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Privacy Tech | Hackers: The new professional class Related reading: Next on the EU agenda? The ePrivacy Directive



A shadowed, indecipherable face, shrouded by a dark-hooded sweatshirt, huddled over a keyboard. His face unseen and intentions nefarious. You know the image. It’s become a modern, digital stereotype. But that image is a misleading notion that could be dangerous for your organization.

“I’ve always tried to bring hackers into perspective,” said white hat hacker and security researcher Keren Elazari during her keynote at the IAPP Europe Data Protection Intensive in London. “Hackers are part of the immune system for the technology age.”

It may be counterintuitive to trust a hacker, she conceded, but an entire niche class of professionals is on the rise, brimming with skills that can benefit organizations across industry sectors around the world.

Yes, it was hackers who exposed millions of (mostly male) Ashley Madison users. It was also hackers who breached the emails of top Sony executives. And, yes, it looks like it was hackers who with the Panama Papers exposed the inner workings of shady shell companies of many of the world’s rich and powerful, even leading to the resignation of the prime minister of Iceland.

The takeaway? Data breaches are affecting every industry.

Fear of exposure is what drives our fear of hackers, she said, and that “reminds everyone just how fragile the illusion of privacy is.” Privacy, access, and trust, she said, “are the currencies of power. Privacy is not a god-given right. If you don’t introduce security, you won’t have privacy.”

That’s why Elazari was careful to point out that hackers aren’t just concerned with exposing secrets. Perhaps more importantly, they expose vulnerabilities, and with an emerging IPV6 world, that’s a huge deal.

The Internet of Things is changing the marketplace and bringing with it amazing innovations. Many of these new, connected devices, however, are manufactured by companies that don’t even think about cybersecurity and privacy protections because they’ve never had to before.

Connected insulin pumps, for example, have provided new benefits for patients suffering from diabetes, but, it turns out, those connected devices were vulnerable to hacks, potentially threatening the lives of those patients they’re designed to protect.

Who unearthed this life-threatening vulnerability? Yes, a hacker. More specifically, security researcher Jay Radcliffe, himself a sufferer of diabetes. All he needed was a serial number, some basic hardware, and a customized software program to demonstrate the vital device’s vulnerability.

More recently, Elazari pointed out, hackers Charlie Miller and Chris Valasek famously demonstrated how connected vehicles could be hacked into, taken over, and disabled. The vulnerability, which originally appeared in Wired, led to a massive recall from Fiat-Chrysler – the first security-related car recall of the IoT era. It's not a coincidence that both researchers now work for Uber's burgeoning artificial intelligence projects.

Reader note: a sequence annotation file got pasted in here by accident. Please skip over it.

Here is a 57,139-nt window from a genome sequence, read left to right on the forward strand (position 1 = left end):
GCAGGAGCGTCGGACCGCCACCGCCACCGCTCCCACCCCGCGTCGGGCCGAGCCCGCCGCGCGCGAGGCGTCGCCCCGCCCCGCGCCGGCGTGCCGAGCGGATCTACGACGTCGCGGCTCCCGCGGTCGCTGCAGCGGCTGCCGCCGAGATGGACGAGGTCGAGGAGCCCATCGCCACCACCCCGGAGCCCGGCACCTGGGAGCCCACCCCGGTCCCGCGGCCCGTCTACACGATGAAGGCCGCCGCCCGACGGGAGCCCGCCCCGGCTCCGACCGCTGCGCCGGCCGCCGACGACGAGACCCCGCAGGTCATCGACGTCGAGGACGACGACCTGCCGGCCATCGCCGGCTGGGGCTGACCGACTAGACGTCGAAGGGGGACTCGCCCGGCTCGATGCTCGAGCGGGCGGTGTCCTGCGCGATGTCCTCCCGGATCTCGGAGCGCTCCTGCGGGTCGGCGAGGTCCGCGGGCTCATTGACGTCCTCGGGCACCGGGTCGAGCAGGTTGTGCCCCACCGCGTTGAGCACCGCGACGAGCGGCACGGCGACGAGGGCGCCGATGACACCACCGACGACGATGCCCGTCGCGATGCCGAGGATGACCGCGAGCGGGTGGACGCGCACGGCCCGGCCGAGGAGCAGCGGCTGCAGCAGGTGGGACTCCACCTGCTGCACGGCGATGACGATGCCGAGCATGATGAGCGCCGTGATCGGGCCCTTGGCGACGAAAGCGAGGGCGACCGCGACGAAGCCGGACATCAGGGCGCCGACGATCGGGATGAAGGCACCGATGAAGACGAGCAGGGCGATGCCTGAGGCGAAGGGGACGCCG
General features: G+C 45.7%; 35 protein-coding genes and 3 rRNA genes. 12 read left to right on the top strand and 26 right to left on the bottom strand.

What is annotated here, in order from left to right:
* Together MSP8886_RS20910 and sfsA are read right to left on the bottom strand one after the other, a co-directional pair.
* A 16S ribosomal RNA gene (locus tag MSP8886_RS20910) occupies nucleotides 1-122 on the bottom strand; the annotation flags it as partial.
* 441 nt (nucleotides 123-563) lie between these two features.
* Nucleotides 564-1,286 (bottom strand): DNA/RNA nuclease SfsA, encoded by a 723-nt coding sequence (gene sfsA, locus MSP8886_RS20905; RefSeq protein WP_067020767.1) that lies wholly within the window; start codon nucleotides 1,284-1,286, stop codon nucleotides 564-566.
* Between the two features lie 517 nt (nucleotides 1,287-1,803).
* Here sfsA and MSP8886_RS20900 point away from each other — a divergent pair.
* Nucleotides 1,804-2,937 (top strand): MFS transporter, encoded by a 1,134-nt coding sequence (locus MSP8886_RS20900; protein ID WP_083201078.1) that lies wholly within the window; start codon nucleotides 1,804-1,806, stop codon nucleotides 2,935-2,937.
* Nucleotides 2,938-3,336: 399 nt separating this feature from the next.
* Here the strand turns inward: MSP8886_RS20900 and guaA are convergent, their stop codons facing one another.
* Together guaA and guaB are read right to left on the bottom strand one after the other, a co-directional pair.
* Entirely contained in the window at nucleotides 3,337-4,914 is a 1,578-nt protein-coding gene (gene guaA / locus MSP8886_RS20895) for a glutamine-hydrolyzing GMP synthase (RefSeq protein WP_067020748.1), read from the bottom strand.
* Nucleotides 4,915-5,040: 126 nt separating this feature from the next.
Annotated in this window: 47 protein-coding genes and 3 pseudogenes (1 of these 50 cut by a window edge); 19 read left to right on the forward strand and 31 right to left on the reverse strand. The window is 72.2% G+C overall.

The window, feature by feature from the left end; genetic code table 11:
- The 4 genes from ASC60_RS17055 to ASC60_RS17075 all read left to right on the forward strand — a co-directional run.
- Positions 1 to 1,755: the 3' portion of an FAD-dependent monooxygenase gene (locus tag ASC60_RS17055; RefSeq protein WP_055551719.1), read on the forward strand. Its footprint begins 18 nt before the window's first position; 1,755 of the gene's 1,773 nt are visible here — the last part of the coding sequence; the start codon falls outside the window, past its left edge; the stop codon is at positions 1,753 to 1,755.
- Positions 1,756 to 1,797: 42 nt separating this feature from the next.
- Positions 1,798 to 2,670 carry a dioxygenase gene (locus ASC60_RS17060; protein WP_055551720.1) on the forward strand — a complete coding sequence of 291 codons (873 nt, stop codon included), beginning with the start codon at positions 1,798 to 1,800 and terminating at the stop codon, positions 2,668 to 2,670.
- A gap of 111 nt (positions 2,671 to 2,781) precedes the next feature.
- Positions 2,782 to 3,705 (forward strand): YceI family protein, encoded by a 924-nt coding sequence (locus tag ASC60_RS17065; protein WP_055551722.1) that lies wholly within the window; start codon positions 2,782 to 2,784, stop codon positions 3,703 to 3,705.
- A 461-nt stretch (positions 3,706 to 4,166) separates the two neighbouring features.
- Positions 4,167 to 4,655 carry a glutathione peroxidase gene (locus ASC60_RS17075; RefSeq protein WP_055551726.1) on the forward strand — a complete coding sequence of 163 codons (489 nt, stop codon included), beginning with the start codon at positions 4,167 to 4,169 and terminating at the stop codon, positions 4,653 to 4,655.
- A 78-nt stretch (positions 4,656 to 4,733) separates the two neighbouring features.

Elazari also pointed to beneficial tools provided by hackers., for example, maps out the vast world of connected devices. Created by self-proclaimed Internet cartographer John Matherly, the site offers searches for the web, IoT devices, power plants, wind turbines, webcams, and buildings. It helps users, including organizations, detect if any of connected devices are leaking data or are exposed on the web.

Another site,, is a search engine for user names and passwords to help users identify whether their own user names and passwords have been breached and leaked online.

At the same time, intelligence organizations often use unknown vulnerabilities to exploit targets. Elarzari pointed to the NSA’s exploit of a bug in the Secure Sockets Layer protocol, better known as Heartbleed. “The NSA knew about those problems for at least two years,” she said. “They actively kept American companies vulnerable.”

On the other hand, the U.S. government has caught on to the value of hackers. The U.S. Department of Defense recently called for a “Hack the Pentagon” initiative, this first of its kind for the U.S. federal government. “I think this is fantastic,” Elazari said.

Many other companies, including Tesla and several of the major Silicon Valley tech organizations have embraced hacker culture early on, recognizing its value to the security of their products and services. But more companies need to recognize the value of hiring hackers, Elazari said, whether through bug bounty programs or by bringing them on full-time.

Cybersecurity needs are growing in the new digital marketplace, with a growing reliance on security and privacy pros. “This means our industry needs more good hackers,” she said. “They have the talent and skills we all need.”

Plus, Elazari said, hackers aren’t just living on the edges of the Internet. They have a hugely important role to play in the economy. They have become a niche class of professionals. There are even organizations that help promote this new professional class. Companies like Hacker One now work to help companies find these technical experts from around the world.

“More than 100 years ago, Louis Brandeis said there was no better disinfectant than the light of day,” Elazari said. Though transparency is often in conflict with privacy, it can be the cure for many social illnesses.

“As a hacker, I agree.”


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